Created by cartoonist Allison Bechdel, it is not to judge a movie as “good” or as feminist.  It is a 3-part test to see if women are even represented in the film.  Here are the three questions of the test: 

1) Are there at least two women in the script who are named characters?

2) Do those women talk to each other?

3) Do those women talk about something other than a man? 

Four of the 9 films nominated for Best Picture at the 2012 Academy Awards passed the test.  That means 5 did not...   
 
 
5. What are some telling statistics about women in the film industry today?  

 
There are plenty, but to name a few, women comprised: 
18% of key or above-the-line positions in the top 600 box office films
 
For the top 250 box office films, women comprised:  

  • 9% of directors – a whopping 24 out of 250 films
  • 15% of screenwriters
  • 20% of editors
  • 2% of cinematographers – wow...  

In a Sundance study asking female directors about the greatest barriers, the #1 response was money (43%).  The #2 response was male-dominated networking (40%); #3 was balancing work and family (19.6%); #4 was being stereotyped as a “Woman Director” (15.7%); and #5 was not getting hired because they are women (13.7%).
 
IngénueAccess to money was the number one answer from these filmmakers because there is still a stigma that women can’t handle large sums of money.  This simply isn’t true.  Take your average Hollywood movie budget of $40 million.  Sheryl Sandberg runs Facebook, which is a $100 billion company, Indra Nooyi runs Pepsi, Viginia Rometty runs IBM, and Meg Whitman runs Hewlett Packard.  These are large corporations.  When you compare a $40 million film to their billion dollar companies, it’s a joke – that’s not funny.
 
Now your average budget for a Sundance project will be well below $1 million.  That’s still a lot of money to come up with to fund a movie project outside the Hollywood system.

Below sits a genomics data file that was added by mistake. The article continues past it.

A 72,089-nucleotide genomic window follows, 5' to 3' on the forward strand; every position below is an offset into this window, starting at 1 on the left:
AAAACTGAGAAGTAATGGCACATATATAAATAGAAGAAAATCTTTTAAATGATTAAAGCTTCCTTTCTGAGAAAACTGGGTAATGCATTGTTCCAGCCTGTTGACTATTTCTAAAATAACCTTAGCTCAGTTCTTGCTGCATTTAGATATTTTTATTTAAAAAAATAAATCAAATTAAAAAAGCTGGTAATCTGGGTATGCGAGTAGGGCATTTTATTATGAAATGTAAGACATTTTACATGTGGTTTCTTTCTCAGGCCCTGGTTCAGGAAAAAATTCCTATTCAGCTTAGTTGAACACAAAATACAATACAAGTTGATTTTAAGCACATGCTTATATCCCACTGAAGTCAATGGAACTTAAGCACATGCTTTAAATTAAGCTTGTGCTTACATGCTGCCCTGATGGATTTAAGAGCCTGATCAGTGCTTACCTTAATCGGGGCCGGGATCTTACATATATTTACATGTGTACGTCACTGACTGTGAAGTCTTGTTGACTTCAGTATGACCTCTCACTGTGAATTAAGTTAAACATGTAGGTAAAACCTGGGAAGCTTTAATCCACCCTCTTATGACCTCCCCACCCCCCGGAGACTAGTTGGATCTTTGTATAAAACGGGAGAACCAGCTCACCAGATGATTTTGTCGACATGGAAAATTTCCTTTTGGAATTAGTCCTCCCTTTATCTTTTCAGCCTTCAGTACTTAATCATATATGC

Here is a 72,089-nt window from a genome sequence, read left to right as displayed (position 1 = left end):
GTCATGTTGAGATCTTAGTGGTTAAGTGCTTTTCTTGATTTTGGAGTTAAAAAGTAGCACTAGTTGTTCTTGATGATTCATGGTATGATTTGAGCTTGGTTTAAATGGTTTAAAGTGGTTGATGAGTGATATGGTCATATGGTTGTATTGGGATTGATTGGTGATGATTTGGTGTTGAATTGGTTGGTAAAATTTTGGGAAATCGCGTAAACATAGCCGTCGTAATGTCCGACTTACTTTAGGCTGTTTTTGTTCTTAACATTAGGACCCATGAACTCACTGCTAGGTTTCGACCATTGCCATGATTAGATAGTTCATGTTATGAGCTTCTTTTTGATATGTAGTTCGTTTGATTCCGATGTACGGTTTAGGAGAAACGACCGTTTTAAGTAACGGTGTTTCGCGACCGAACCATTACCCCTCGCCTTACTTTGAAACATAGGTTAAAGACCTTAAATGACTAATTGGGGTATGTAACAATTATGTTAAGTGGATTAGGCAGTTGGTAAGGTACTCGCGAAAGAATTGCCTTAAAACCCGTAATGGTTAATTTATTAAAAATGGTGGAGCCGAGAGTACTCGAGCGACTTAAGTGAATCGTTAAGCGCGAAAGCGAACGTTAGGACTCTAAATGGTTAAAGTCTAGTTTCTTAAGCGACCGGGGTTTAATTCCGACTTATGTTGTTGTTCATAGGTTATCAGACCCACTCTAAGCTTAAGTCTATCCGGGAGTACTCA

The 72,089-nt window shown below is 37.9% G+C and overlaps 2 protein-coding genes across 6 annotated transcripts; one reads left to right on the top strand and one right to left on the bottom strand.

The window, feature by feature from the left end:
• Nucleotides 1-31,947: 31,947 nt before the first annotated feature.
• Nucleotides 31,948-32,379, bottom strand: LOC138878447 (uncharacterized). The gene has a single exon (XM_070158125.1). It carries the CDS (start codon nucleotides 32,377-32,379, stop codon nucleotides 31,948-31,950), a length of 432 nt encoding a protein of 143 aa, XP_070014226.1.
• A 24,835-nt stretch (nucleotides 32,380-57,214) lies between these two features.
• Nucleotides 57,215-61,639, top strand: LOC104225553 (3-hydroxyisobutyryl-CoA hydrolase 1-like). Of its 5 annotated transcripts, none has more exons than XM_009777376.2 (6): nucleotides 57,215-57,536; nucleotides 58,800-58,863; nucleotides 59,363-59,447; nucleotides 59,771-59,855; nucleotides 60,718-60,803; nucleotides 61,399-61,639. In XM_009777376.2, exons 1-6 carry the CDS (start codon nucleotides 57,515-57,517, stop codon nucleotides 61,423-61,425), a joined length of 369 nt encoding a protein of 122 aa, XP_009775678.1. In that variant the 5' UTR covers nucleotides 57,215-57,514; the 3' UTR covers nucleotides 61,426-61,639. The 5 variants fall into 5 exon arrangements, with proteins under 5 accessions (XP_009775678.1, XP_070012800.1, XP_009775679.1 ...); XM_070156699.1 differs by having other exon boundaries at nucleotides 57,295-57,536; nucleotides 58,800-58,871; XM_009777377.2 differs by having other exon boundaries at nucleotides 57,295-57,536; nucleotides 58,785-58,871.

The women in this study suggest it comes down to investors taking women directors seriously and trusting in their vision with cold hard cash.  
 
 
6. What kinds of advice would you give young women in high school or college who are drawn to filmmaking?
 
Pick a specific craft, whether it’s editing, writing, costuming, cinematography, or whatever.  Build that resume with your own projects and working on others.  
 
Don’t think your voice is not valuable.  Many women are quiet in film schools or on set because they don’t want to ruffle feathers. Get out there and network and talk with other women in filmmaking.  It is indeed a boys’ club, and being around other women in the industry can really help. 
 
 
7. What was the toughest part of making Ingénue as a low-budget feature film? 
 
The budget was $20,000, but the toughest part was not the money.   It was the weather.  It reached 105 degrees, and most of the time it was 100 degrees inside the house where we filmed!  This obviously added to everyone’s tiredness, grumpiness, and the need to consume more water and ice.
 
The script was written to fit the resources we had in place and the money we knew we could raise. 
 
This was fun!
 
 
Thank you, Kate!  It was fun.  Until we meet up again, go get ‘em!